Friday, 19 September 2008

The White Flower

I heard about this from my grandma. It seems there were these two families who didn't get on too well. They'd been in the same town for over a hundred years and many of them were still in the town. But well, these two, a girl and a boy left the town and went their ways. She went to Nottingham and he went to London. After a few years they came back to their own town. He'd brought with him a rhododendron with white flowers. She'd brought back a small dog. He didn't care for the dog, she didn't care for him much either.

He left again and went back south. This time she also left and went to London. They both moved around and after a few months ended up next door to each other. They were both still single too. He still had a small
rhododendron bush with white flowers. Her small dog picked a fight with a doberman and the doberman won. She got a cat and settled into the small house next to the bloke. Every morning at six, he left for work. Every morning at seven-thirty, she left for work, so it took a while before they realised they were neighbours. When they did, she ignored him. She wore the most beautiful clothes that she made at home. She told herself they would make him realise what he was missing and in any case she was dressing for herself.

He ignored her and concentrated on decorating his house and the garden. One evening on the way home from work, she was drenched by a car going through a deep puddle. Her lovely dress was soaked and so was she. A man passing offered her his coat. It was her neighbour.

"No thank you,"
she answered primly.

"You'll catch cold and you're wet through," he reasoned.

"My family hates yours and you lot hate ours," she answered as if stating the obvious.

He grinned then.

"I won't tell if you won't."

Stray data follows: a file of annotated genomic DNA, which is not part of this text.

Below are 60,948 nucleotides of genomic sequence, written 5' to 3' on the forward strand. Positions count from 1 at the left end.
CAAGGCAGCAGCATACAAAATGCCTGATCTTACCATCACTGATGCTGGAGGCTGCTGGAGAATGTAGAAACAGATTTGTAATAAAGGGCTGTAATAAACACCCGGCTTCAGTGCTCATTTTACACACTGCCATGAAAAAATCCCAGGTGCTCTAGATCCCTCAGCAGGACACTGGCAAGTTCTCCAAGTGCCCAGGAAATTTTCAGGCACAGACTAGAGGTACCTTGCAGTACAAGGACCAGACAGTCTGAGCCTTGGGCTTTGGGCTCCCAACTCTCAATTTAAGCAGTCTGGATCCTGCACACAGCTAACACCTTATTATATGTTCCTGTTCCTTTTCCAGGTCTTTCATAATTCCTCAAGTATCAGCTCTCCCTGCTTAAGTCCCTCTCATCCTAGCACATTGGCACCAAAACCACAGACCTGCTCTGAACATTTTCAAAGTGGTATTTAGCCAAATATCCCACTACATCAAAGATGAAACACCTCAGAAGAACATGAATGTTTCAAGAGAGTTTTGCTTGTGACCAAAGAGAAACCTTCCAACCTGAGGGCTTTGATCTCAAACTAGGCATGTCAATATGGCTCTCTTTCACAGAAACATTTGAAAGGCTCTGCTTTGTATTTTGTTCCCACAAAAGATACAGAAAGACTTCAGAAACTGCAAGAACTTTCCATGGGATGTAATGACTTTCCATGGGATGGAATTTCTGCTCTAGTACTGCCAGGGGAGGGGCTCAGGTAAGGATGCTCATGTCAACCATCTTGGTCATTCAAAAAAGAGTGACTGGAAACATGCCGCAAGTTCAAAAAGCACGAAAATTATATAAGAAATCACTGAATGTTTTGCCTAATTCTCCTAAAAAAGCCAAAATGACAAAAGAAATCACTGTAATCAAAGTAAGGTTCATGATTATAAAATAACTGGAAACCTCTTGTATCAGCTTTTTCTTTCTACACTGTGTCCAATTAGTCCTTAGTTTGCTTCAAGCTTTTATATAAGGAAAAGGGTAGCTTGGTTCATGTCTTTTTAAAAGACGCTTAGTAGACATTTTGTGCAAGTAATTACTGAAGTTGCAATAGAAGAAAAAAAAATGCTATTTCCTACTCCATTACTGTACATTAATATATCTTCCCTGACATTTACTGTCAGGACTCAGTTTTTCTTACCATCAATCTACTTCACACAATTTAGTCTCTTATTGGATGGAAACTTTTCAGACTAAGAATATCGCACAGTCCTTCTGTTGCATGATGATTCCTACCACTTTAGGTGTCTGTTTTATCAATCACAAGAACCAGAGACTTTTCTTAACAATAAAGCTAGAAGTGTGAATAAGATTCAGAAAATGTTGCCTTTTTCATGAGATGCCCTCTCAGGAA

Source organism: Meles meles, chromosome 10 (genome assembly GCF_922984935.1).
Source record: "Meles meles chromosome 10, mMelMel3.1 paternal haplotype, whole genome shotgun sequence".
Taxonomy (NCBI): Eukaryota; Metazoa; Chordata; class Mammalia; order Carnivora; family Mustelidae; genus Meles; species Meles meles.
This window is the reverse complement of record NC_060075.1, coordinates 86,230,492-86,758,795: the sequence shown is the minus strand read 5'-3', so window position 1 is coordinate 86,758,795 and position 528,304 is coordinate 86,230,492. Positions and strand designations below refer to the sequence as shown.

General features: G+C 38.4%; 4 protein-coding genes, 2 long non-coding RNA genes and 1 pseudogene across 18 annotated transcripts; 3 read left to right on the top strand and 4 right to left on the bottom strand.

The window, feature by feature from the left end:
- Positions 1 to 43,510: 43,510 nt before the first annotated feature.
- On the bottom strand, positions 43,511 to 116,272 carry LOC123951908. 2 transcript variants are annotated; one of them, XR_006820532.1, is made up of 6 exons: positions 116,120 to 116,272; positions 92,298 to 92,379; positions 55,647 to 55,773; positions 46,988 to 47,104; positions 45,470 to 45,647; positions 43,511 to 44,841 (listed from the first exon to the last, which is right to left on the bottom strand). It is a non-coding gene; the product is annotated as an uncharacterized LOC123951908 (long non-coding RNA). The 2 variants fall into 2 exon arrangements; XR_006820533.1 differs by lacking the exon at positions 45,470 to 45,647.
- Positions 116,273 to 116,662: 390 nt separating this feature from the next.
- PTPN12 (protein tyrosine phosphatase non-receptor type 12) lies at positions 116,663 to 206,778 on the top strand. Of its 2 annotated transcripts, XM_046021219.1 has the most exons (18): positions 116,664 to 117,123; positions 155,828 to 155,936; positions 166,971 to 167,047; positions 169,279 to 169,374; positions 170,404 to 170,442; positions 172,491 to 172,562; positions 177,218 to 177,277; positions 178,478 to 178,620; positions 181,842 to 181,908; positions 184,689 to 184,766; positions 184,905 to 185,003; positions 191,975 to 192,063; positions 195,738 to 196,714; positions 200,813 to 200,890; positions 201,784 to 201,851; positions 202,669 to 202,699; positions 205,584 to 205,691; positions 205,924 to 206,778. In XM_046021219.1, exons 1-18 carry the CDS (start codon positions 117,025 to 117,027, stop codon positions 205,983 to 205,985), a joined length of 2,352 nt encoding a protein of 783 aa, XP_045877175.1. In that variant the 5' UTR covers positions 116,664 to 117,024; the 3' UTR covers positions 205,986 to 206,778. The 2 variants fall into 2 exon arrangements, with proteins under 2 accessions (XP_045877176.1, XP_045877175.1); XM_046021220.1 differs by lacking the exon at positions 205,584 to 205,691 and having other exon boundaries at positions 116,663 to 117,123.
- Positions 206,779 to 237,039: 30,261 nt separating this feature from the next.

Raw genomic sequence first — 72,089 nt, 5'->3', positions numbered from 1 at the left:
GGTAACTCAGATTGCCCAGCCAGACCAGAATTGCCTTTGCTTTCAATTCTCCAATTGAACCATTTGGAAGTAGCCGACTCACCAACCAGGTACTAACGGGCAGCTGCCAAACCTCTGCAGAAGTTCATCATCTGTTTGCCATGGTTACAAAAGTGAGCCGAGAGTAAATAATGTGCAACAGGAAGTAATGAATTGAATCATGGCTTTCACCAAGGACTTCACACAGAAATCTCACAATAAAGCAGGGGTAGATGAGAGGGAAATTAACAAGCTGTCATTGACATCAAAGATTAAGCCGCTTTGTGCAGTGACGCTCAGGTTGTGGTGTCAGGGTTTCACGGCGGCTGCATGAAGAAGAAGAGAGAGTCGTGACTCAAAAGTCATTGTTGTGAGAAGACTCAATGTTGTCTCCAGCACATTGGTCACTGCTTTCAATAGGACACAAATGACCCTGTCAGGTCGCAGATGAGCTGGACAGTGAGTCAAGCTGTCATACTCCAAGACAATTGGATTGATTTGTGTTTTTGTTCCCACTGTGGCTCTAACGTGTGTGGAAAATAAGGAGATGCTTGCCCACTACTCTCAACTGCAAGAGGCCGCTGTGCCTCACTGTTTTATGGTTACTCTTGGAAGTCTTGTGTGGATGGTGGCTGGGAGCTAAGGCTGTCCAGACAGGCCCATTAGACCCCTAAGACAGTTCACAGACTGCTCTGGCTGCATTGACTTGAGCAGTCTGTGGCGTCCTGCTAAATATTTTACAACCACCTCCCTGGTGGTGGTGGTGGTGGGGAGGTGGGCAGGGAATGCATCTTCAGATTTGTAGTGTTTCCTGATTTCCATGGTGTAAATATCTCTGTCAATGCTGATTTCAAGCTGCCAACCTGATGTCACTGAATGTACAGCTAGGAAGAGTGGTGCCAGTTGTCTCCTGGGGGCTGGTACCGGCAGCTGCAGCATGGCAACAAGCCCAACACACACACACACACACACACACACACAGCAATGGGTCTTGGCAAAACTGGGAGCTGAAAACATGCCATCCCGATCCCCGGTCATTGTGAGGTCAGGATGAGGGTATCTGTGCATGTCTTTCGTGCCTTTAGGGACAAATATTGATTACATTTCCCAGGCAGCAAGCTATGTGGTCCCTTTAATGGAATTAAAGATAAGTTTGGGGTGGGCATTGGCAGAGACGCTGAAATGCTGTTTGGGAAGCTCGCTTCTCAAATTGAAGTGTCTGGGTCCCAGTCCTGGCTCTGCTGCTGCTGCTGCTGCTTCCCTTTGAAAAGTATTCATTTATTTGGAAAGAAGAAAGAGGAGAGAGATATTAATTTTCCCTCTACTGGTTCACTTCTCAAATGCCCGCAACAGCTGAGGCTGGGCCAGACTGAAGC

She humphed, but she let him drape the coat over her and put his arm about her. When they arrived at their houses, she thanked him coolly and reminded him that his plant was coming through her fence and she had every right to cut it.

"Which plant is that?" he asked.

"I don't know, I'm not a gardener. It's got white flowers," she answered crossly.

"Ah, the rhododendron," he said, "I'll see what I can do, but it tends to get a bit wild. The flowers are pretty though - like you."

"Humph!" she said, but she blushed slightly, for she rather liked him saying she was pretty.

rhododendron grew up the side of the fence and pushed through the gaps in the wooden boarded fence into the garden next door. She did not cut it even though she had a legal right to as she'd said. The flowers were pretty. Further down his jasmine climbed over the fence too with its dark pointed leaves and starlike flowers with their delicate scent. From her upstairs window, she could see down into his garden. Her cat was lying sprawled in his flowerbed asleep, just the tip of its tail twitching gently. Often he would get back before her and sit in the garden with the cat on his lap and a cup of tea in his hand.

He did not realise it was her cat any more than the cat did. Cats don't belong to people they merely live with them. When she saw from her bedroom window one evening, the cat on his lap she opened the window and yelled down to him.

"You do know that's my cat, don't you?"

He and the cat looked up at her. Her slightly heart-shaped face was framed by her long dark hair and he wanted in the lines from the fairytale to say,

"Rapunzel, Rapunzel, let down your hair"

Instead he shook his head and answered that he didn't know. Then, looking at her lovely face he asked her,

"Why don't you come over and I'll make some more tea."

She said nothing but drew in her head and humphed as she changed out of her work clothes. She pulled on jeans and a white blouse grumbling all the time about him. When she had changed she suddenly felt at a loss and went downstairs and into his garden through the side gate. He was still there sitting with her cat on his lap. I am so not jealous of my own cat, she told herself. She sat on another chair opposite him and folded her arms.